A couple of weeks ago, I attended Mobility International USA’s seminar titled “Accessing the World through International Exchange.” MIUSA is an organization that works to empower people with disabilities around the world to achieve their human rights through international exchange and international development.
The keynote speaker was Christie Gilson. She shared humorous and sometimes challenging stories about being a blind Fulbright recipient and doing her doctoral research in Hong Kong. MIUSA also presented six U.S. agencies that specialize in study-abroad and overseas professional development opportunities. The message I got from the representatives of these agencies is that they are eager to work with people with disabilities, and they want to make each person’s international experience as accessible and valuable as possible.
We also heard from MIUSA alumni who had gone abroad to study, teach English or enhance their U.S. careers. They offered advice about such logistics as hiring sighted guides in foreign countries, taking your wheelchair to the Outback and even using outdoor toilets in far-off villages. Above all, they stressed that there is funding to be discovered for such adventures. You can search for grants and scholarships through the MIUSA website.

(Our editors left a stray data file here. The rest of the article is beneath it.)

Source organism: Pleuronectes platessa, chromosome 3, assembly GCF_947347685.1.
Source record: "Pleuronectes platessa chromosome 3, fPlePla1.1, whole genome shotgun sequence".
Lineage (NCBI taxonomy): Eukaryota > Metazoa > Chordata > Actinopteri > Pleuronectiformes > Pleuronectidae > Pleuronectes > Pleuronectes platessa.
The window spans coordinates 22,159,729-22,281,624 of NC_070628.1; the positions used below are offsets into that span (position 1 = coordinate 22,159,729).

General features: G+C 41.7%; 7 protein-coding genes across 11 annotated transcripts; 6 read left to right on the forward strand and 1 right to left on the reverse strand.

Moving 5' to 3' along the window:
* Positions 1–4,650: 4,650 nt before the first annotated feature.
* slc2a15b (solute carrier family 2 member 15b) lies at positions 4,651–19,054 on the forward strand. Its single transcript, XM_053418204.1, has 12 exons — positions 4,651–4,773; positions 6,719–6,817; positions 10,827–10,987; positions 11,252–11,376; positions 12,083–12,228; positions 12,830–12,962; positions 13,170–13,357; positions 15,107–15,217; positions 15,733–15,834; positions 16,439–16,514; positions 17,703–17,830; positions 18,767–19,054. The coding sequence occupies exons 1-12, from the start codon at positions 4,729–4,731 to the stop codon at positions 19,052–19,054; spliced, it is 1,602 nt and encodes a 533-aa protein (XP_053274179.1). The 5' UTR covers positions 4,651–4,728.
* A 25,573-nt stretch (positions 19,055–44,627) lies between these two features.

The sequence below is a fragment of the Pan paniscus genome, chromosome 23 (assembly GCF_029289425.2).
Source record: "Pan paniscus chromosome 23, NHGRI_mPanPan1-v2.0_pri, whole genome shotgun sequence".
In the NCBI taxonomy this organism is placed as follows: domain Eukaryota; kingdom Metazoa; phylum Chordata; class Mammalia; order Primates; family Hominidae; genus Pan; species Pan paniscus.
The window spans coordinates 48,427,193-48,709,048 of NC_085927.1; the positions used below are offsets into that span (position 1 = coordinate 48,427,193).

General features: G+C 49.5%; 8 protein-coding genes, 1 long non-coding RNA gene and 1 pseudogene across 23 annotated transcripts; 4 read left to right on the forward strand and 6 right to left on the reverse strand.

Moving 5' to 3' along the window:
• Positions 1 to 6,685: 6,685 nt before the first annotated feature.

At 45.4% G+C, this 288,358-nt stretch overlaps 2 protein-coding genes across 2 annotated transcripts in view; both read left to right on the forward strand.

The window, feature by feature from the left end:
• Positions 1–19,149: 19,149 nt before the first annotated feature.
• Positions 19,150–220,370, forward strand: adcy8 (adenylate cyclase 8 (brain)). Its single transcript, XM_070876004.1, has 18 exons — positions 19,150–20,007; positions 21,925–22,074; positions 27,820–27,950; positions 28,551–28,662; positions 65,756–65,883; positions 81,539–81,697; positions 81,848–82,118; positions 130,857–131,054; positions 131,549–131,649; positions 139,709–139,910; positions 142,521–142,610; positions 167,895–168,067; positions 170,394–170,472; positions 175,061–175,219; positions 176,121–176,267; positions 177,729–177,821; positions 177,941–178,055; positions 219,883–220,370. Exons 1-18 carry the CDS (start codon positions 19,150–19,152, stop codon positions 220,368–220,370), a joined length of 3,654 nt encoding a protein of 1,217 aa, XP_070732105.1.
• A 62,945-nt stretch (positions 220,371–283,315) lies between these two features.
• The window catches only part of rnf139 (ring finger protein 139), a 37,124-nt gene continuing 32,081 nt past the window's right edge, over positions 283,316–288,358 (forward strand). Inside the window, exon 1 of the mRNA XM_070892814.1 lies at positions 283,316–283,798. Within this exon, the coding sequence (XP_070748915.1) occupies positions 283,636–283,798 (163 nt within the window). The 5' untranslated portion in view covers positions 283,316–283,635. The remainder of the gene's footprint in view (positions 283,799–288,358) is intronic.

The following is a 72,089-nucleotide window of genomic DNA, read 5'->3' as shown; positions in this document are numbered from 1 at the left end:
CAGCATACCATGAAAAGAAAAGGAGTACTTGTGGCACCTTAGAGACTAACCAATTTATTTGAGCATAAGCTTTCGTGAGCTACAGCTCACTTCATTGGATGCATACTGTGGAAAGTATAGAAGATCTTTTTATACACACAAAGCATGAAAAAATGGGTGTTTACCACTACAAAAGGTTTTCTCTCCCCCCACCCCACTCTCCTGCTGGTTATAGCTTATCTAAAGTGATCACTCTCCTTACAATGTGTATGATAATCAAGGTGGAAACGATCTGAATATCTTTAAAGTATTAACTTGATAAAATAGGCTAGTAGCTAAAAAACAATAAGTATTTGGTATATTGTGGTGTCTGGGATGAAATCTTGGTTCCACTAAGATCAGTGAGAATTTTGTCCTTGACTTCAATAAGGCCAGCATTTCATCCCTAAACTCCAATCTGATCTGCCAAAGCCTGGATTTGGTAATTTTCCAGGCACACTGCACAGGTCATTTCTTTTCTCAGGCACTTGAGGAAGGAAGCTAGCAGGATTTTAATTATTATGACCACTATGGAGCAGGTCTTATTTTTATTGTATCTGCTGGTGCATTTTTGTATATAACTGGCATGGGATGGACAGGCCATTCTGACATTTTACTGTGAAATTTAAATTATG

You can get all the details from this seminar by reading the online transcript.
I received a fabulous grab bag of info at the seminar. You can access these resources and more by checking out some of the following links:
1. Tip Sheets
These include advice on traveling with a service animal, guides for blind visitors to the U.S., opportunities for community college exchanges and more!
2. Survival Strategies for Going Abroad: A Guide for People with Disabilities.
This book has lots of firsthand advice on finding a program, fundraising and navigating abroad.
3. A World Awaits You (AWAY) journal.
An e-newsletter that will come out during International Education Week (Nov.15-21). This issue is full of stories from people with disabilities who have received full scholarships through the U.S. Department of State’s Bureau of Educational and Cultural Affairs.